The conditions of austerity built into the quarter of a trillion euro bailout provided to Greece has cost many of its citizens their jobs, income, livelihoods - but now, new research shows it has also cost them their health.
Research was carried out by an Anglia Ruskin University economist, who surveyed over 21,000 citizens in Greece over the phone between 2008 and 2013. It revealed that widespread unemployment and austere living conditions across the country have had a severe impact on people's physical and mental health.
"During the 2010-13 period, Greece faced significantly lower labour demand, higher long-term unemployment, higher debt, and increased poverty, all of which may have had a detrimental effect on people's mental health," said Dr Nick Drydakis, a reader in Economics at Anglia Ruskin University.
"However, the severe economic effects of the financial crisis were not alleviated by public health policies. State funding for mental health decreased in Greece by 20% between 2010 and 2011 and by a further 55% between 2011 and 2012."
In 2010, Greece started to receive drip-fed tranches of a €240bn (£179bn, $271bn) bailout from the European Commission, the European Bank and the International Monetary Fund - dubbed the Troika - after racking up record levels of debt.
Greece had to significantly cut public sector jobs, make reforms to its tax, pensions and overall economy, in order to receive the emergency payments.
At the beginning of this year, Eurostat revealed that the unemployment rate across the eurozone has remained unchanged at 11.5% in November.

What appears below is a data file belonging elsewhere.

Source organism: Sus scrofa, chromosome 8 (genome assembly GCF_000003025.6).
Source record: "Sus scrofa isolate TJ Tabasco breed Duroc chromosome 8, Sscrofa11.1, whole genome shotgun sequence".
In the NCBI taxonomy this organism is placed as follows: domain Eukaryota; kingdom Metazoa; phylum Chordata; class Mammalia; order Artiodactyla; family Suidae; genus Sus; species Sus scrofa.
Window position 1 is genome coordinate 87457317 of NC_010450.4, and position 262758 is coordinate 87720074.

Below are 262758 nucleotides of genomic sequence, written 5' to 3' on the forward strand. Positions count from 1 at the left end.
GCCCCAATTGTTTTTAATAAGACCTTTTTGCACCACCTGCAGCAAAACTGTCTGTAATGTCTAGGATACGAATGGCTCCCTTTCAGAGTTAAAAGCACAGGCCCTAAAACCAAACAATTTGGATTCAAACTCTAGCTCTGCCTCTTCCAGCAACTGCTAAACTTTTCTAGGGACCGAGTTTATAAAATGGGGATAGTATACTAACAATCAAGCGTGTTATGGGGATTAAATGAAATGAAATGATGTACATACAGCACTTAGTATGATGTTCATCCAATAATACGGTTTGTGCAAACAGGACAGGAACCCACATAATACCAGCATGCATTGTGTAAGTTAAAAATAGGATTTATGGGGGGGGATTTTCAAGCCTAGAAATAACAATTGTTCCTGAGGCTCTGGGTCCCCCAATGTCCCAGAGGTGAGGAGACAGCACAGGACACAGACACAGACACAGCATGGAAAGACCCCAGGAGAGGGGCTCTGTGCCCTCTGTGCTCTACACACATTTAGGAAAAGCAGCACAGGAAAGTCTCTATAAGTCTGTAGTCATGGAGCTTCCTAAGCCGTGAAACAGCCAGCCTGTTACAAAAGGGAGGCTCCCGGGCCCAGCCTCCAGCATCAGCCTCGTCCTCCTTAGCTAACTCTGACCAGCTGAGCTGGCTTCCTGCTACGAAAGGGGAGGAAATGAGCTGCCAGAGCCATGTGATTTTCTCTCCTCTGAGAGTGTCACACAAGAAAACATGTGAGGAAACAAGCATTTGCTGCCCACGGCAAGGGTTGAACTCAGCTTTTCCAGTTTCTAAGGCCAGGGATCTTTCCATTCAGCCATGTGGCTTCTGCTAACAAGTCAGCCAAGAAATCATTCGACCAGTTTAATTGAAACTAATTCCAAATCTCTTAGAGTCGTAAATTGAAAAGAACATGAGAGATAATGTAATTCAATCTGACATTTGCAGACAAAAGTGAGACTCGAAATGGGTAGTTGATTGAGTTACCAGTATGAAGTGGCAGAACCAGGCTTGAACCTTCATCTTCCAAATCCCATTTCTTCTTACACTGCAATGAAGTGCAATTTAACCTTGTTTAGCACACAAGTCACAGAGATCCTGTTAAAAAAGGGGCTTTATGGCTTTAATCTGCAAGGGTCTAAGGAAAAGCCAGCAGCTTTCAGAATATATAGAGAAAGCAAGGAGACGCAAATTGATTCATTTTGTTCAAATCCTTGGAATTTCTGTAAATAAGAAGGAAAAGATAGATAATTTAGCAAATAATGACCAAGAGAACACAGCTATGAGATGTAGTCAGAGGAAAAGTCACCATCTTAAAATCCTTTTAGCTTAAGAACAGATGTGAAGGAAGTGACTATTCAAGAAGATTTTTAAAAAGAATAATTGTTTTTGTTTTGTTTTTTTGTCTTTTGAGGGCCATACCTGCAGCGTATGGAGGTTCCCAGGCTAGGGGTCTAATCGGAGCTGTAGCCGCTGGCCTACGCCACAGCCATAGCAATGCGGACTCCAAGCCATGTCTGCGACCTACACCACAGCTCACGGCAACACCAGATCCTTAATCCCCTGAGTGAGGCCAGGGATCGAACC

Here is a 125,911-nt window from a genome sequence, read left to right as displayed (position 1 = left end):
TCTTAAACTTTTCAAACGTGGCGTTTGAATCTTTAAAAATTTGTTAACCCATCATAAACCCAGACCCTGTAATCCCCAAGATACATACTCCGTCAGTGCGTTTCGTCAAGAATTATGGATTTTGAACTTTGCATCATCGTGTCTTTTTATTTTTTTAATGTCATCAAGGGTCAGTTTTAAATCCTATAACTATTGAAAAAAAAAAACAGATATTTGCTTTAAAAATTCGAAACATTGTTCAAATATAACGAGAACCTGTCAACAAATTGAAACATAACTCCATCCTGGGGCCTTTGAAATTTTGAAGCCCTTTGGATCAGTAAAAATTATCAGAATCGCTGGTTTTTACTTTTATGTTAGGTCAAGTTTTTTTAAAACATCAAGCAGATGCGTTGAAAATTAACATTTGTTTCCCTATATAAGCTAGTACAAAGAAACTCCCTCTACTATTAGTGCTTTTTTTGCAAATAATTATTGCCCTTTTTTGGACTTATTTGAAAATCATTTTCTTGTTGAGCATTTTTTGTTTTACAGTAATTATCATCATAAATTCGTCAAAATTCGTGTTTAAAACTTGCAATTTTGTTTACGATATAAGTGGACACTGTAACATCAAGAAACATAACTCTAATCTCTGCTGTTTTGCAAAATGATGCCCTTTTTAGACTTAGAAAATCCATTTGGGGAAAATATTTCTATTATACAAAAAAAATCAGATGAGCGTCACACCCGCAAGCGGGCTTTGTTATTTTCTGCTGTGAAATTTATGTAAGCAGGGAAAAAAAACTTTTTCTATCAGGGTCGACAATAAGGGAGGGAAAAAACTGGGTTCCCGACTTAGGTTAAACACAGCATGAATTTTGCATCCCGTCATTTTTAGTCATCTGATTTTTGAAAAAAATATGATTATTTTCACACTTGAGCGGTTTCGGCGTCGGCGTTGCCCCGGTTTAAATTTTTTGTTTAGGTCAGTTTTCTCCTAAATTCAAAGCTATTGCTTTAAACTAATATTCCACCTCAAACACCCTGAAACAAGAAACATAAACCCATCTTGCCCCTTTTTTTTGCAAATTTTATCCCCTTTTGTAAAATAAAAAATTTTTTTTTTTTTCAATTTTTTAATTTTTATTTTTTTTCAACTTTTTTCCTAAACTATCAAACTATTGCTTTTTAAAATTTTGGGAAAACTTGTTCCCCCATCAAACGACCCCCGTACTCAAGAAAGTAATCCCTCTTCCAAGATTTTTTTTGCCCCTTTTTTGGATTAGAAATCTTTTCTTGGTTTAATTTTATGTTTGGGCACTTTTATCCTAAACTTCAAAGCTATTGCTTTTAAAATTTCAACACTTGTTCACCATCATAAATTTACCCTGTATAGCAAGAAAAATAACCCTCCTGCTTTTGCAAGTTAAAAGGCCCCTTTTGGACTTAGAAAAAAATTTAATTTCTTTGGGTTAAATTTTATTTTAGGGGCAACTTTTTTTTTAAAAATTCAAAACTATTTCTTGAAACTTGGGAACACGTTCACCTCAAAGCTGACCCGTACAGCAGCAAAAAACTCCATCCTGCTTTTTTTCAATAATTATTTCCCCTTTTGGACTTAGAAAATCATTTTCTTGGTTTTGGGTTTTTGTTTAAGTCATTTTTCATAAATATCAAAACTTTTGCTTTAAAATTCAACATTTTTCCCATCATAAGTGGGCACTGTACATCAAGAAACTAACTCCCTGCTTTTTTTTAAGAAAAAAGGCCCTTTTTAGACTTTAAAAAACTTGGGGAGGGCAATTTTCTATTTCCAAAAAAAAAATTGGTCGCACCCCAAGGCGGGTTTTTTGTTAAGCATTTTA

However, the latest data showed that Greece still remains the worst affected with 25.7% of its population out of work, while nearly 50% of young people in the country are jobless.
The shocking score
The research will be published in the March edition of the journal Social Science & Medicine. Greek citizens were asked to measure their physical health using a standard 1-5 scale, as excellent, very good, good, fair, or poor.
Drydakis found that the impact of the austerity programme saw the average unemployed Greek citizen's health decline by 10.5% between the level recorded in 2008-09, and that at taken at 2010-13.
To measure mental health, Drydakis used the CES-D scale, where the possible range of scores are seen from 0 to 60, with higher scores indicating the presence of more depressive symptoms.
The study showed that the mental health of unemployed Greek citizens deteriorated by 7.8% from 2008-09, to those seen in 2010-13.
However, even those in work reported that their mental health declined by 5.5% during the same period, as average levels of debt increase.
Overall Drydakis said that data showed that women were worse affected by unemployment than men.
"Equally a reduction in income can significantly restrict access to health care, such as purchasing medication. Indeed, the rate of self-reported unmet needs for medical care because care was 'too expensive' rose from 4.1% in 2009 to 6.3% in 2011," said Drydakis.
"During times of economic hardship, social protection responses are crucial for preventing or mitigating the adverse effects of unemployment on health status and mental health."